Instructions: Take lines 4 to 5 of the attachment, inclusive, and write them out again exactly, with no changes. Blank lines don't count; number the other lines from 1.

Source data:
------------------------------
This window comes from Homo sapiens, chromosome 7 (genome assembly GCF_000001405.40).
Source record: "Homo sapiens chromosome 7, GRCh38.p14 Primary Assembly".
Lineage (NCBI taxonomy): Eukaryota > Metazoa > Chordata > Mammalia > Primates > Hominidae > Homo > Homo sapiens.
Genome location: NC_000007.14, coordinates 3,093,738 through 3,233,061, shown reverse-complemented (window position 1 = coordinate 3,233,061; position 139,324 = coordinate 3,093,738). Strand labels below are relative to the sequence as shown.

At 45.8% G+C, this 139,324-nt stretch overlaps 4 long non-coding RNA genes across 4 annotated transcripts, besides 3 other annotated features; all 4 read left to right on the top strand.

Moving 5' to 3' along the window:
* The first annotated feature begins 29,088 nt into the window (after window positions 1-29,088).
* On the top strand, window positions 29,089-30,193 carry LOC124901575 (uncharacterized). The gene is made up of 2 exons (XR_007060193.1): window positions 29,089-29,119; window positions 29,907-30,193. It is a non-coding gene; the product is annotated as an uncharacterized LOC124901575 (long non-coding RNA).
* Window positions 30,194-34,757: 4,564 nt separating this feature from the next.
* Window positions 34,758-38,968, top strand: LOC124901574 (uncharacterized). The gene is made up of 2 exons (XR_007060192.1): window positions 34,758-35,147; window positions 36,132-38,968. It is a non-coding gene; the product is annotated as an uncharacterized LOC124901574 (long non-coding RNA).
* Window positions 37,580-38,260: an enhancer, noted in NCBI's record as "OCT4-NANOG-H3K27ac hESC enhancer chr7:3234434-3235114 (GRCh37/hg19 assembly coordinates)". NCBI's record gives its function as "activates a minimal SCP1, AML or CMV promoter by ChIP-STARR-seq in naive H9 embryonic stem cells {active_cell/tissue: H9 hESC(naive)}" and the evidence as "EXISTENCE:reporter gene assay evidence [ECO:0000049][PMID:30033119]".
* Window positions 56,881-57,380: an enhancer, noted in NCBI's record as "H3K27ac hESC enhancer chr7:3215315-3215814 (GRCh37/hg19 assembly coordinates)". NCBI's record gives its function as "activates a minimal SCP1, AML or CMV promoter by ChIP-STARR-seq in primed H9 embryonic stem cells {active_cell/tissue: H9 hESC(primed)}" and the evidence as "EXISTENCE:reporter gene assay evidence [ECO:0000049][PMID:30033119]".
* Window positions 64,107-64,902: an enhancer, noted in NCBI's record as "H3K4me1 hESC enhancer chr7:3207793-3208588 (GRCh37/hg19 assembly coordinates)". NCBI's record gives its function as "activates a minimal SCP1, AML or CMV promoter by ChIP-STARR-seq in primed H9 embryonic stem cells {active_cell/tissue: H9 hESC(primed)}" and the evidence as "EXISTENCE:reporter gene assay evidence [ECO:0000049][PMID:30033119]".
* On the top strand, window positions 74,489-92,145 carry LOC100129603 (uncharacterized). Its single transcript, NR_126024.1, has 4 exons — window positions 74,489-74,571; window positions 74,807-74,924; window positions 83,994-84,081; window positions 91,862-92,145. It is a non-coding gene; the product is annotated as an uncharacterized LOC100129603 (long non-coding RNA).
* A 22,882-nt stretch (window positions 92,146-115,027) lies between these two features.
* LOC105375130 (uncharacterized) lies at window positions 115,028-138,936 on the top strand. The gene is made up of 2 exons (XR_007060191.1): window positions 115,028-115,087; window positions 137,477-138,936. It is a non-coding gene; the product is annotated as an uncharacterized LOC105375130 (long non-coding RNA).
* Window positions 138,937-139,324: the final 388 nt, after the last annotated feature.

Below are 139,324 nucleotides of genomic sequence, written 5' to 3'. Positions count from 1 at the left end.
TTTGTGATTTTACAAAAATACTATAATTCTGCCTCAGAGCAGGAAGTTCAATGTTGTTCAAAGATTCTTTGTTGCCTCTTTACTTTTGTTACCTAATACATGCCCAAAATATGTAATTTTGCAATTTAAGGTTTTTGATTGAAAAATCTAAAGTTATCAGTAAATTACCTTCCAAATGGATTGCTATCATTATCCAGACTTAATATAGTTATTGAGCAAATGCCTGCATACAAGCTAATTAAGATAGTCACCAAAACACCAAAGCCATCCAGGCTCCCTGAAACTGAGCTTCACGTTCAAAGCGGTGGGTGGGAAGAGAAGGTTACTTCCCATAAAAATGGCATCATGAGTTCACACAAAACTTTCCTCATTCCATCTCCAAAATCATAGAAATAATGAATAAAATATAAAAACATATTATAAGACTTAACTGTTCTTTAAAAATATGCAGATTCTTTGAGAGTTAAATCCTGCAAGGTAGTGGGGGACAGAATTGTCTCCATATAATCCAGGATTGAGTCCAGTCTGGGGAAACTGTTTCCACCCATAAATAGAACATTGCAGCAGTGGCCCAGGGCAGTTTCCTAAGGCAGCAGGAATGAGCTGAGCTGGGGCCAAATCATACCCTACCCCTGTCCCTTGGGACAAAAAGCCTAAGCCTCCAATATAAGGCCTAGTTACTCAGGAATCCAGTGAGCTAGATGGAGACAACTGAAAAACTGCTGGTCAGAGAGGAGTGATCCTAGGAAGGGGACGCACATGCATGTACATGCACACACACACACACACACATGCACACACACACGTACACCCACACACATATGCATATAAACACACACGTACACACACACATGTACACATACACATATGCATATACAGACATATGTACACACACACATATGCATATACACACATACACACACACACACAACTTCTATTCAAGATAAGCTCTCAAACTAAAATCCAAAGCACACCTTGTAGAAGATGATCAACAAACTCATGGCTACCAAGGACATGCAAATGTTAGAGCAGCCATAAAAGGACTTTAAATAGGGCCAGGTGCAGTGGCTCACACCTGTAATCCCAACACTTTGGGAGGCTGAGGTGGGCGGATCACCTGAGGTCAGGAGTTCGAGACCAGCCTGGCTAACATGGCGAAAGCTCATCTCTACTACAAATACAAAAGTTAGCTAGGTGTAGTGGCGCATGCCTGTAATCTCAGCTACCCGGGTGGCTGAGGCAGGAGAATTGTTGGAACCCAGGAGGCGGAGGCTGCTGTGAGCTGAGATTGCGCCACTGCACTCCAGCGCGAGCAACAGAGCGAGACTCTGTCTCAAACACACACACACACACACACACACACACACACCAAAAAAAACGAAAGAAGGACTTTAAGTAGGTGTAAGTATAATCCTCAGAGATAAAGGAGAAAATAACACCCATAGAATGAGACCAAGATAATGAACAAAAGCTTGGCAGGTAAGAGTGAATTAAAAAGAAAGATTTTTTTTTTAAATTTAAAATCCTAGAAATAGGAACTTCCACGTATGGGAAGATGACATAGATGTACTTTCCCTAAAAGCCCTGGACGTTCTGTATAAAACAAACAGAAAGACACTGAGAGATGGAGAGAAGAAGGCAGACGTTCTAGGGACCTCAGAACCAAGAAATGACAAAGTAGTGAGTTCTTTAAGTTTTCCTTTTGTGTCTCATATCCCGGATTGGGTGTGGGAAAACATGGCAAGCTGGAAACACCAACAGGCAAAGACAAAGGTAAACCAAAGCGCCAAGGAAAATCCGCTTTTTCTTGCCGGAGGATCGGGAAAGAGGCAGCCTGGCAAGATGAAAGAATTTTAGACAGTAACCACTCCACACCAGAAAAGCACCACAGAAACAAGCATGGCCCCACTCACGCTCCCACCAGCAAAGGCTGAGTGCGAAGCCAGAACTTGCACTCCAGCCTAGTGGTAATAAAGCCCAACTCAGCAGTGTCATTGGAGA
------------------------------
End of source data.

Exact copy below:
Genome location: NC_000007.14, coordinates 3,093,738 through 3,233,061, shown reverse-complemented (window position 1 = coordinate 3,233,061; position 139,324 = coordinate 3,093,738). Strand labels below are relative to the sequence as shown.

At 45.8% G+C, this 139,324-nt stretch overlaps 4 long non-coding RNA genes across 4 annotated transcripts, besides 3 other annotated features; all 4 read left to right on the top strand.